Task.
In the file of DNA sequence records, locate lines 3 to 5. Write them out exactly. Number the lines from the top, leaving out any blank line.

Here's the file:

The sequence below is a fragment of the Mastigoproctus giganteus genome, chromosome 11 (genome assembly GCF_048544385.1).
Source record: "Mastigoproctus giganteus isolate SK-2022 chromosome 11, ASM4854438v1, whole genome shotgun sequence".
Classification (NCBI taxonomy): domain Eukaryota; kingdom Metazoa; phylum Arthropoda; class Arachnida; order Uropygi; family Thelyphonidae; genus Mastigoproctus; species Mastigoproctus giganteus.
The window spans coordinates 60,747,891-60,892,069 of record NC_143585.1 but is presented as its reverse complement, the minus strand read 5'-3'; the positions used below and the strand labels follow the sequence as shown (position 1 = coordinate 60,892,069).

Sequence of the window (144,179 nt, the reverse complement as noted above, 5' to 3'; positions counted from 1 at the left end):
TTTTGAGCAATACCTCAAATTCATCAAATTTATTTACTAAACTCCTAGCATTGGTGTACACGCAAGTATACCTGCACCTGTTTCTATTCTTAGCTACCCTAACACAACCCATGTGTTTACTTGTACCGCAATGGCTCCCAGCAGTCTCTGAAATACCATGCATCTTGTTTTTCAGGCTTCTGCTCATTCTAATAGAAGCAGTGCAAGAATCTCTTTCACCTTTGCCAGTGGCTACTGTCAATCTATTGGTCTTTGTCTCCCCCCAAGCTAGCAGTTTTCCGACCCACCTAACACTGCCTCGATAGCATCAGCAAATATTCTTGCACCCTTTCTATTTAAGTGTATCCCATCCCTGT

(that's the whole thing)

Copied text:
Classification (NCBI taxonomy): domain Eukaryota; kingdom Metazoa; phylum Arthropoda; class Arachnida; order Uropygi; family Thelyphonidae; genus Mastigoproctus; species Mastigoproctus giganteus.
The window spans coordinates 60,747,891-60,892,069 of record NC_143585.1 but is presented as its reverse complement, the minus strand read 5'-3'; the positions used below and the strand labels follow the sequence as shown (position 1 = coordinate 60,892,069).

Sequence of the window (144,179 nt, the reverse complement as noted above, 5' to 3'; positions counted from 1 at the left end):